Stevedoring – An Essential Component of Maritime Trade

(Image Courtesy: Solent Stevedores)

Stevedoring is an occupation which involves loading and unloading of cargo on ships. It also includes various other dockside functions. The people engaged in this occupation are known as ‘stevedores’ (in the UK and Europe). However, in the United States and other areas they are addressed as longshoremen.

Stevedores need heavy machinery, such as tractors, trailers, cranes and forklifts. Work pertaining to documentation and maintenance of records is done manually (where machinery is not required e.g. labour or clerical work). The businesses which specialise in loading and unloading vessels are referred to as ‘stevedoring companies’.

Cargo Handling

At present, the vast majority of non-bulk cargo is transported in intermodal containers. The containers arrive at a port by truck, rail or another ship and are stacked in the port’s storage area. When the ship arrives, the containers that it is offloading are unloaded by a crane.

The containers either leave the port by truck or rail or are put in the storage area until they are put on another ship. Once the ship is offloaded, the containers loaded on trucks are brought to the dock. A crane lifts the containers from the trucks into the ship. As the containers pile up on the ship, the workers secure them to the ship and to each other.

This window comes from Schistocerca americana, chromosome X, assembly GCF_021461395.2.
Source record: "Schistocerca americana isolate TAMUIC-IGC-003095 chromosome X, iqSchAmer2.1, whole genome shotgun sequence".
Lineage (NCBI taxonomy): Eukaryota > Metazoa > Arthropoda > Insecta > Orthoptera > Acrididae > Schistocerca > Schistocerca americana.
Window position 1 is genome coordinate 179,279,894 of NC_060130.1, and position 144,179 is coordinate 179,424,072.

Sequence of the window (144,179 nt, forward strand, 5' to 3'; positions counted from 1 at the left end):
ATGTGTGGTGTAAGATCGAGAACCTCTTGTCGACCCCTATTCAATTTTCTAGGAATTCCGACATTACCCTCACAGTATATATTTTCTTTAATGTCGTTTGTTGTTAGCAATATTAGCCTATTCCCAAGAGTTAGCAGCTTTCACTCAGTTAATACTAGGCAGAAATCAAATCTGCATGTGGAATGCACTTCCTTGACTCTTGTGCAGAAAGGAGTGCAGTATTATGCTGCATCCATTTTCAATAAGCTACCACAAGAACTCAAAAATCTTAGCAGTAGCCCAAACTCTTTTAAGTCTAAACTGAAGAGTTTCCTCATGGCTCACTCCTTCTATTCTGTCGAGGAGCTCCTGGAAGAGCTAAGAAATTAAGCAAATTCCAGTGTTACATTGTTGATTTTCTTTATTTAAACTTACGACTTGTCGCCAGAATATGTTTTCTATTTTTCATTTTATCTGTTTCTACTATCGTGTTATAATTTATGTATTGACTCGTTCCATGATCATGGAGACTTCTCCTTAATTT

The job involved includes crane operators, the workers who connect the containers to the ship and each other, the truck drivers that transport the containers from the dock and storage area, the workers who track the containers in the storage area as they are loaded and unloaded, as well supervisors.

Past & Present

Until recent decades, stevedores primarily boarded merchant vessels, immediately as the vessel entered a harbour to load / unload the cargo from there, at this point, dockers or longshoremen would handle the goods as soon as vessel was in the dock.

This distinction has lost some of its originality with the advent of containerised shipping. Today, modern stevedoring is equipped with the entire range of cargo handling gear. Since containerisation, it has produced a lot of advantages for international trade and to all stake holders. There is no doubt, that stevedoring had evolved due to containerisation.

Manpower & Skillsets

People working in the stevedoring profession usually do not need high education but they do need to acquire licenses or pre-training to operate heavy machinery. Many people who enter this job enjoy ships and working outdoors. Stevedores are the people who work on the wharfs and on the ships, loading and unloading the cargo.

They operate derricks and cranes on the ship as well as the huge container cranes on ship or on shore. On containerships, stevedores take containers from the storage area to the crane and from the crane to the storage area. They secure containers to the ship and to each other. On some wharfs, they may also operate conveyor belts or drive cars on or off ships.